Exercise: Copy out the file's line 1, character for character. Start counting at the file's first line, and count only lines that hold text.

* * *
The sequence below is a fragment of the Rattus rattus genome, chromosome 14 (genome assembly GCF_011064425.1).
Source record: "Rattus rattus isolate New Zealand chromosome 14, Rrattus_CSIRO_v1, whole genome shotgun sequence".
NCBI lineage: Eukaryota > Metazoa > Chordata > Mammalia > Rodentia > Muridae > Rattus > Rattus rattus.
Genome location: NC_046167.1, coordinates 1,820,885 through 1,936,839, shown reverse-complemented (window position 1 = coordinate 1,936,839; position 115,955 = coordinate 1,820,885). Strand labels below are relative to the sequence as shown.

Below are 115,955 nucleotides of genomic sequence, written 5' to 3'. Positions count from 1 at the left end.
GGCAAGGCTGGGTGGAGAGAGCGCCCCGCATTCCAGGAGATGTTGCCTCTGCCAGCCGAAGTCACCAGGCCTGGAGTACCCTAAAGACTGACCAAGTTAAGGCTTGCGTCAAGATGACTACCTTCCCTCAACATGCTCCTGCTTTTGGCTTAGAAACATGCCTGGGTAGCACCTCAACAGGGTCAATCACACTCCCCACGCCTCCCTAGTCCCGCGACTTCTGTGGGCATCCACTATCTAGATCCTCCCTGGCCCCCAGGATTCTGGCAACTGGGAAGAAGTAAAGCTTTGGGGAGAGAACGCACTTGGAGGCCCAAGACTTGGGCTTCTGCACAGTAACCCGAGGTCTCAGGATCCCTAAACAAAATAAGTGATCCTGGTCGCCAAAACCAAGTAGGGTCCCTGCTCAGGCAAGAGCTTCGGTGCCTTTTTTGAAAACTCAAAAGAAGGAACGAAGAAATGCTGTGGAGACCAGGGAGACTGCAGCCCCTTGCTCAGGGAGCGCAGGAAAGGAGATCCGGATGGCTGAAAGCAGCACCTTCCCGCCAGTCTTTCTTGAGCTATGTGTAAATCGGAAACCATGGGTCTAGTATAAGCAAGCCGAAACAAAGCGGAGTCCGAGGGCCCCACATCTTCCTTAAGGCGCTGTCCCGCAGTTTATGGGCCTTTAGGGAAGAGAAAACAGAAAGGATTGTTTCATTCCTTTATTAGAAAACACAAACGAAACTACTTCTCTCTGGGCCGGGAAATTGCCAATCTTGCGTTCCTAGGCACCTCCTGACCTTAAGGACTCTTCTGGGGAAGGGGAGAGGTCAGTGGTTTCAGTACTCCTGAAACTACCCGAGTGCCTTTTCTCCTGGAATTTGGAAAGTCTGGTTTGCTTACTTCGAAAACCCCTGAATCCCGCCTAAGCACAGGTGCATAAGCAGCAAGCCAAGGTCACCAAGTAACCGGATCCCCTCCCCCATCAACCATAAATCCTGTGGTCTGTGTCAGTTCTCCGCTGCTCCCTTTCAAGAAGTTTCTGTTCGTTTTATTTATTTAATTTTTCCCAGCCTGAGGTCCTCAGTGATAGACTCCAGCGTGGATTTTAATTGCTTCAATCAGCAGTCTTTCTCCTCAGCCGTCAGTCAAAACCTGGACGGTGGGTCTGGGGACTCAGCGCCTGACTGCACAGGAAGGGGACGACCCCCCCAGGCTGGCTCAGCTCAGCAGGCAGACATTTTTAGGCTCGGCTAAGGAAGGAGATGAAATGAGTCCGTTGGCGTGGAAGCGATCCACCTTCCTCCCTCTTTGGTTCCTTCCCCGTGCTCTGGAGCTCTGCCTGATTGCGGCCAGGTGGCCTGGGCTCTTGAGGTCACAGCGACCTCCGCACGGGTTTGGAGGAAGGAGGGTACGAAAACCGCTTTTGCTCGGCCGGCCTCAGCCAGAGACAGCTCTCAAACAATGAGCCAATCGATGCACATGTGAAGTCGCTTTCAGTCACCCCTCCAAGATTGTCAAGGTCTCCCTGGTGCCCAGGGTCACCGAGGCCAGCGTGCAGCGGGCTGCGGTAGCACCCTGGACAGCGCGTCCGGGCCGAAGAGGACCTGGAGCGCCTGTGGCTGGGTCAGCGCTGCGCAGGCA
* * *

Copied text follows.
The sequence below is a fragment of the Rattus rattus genome, chromosome 14 (genome assembly GCF_011064425.1).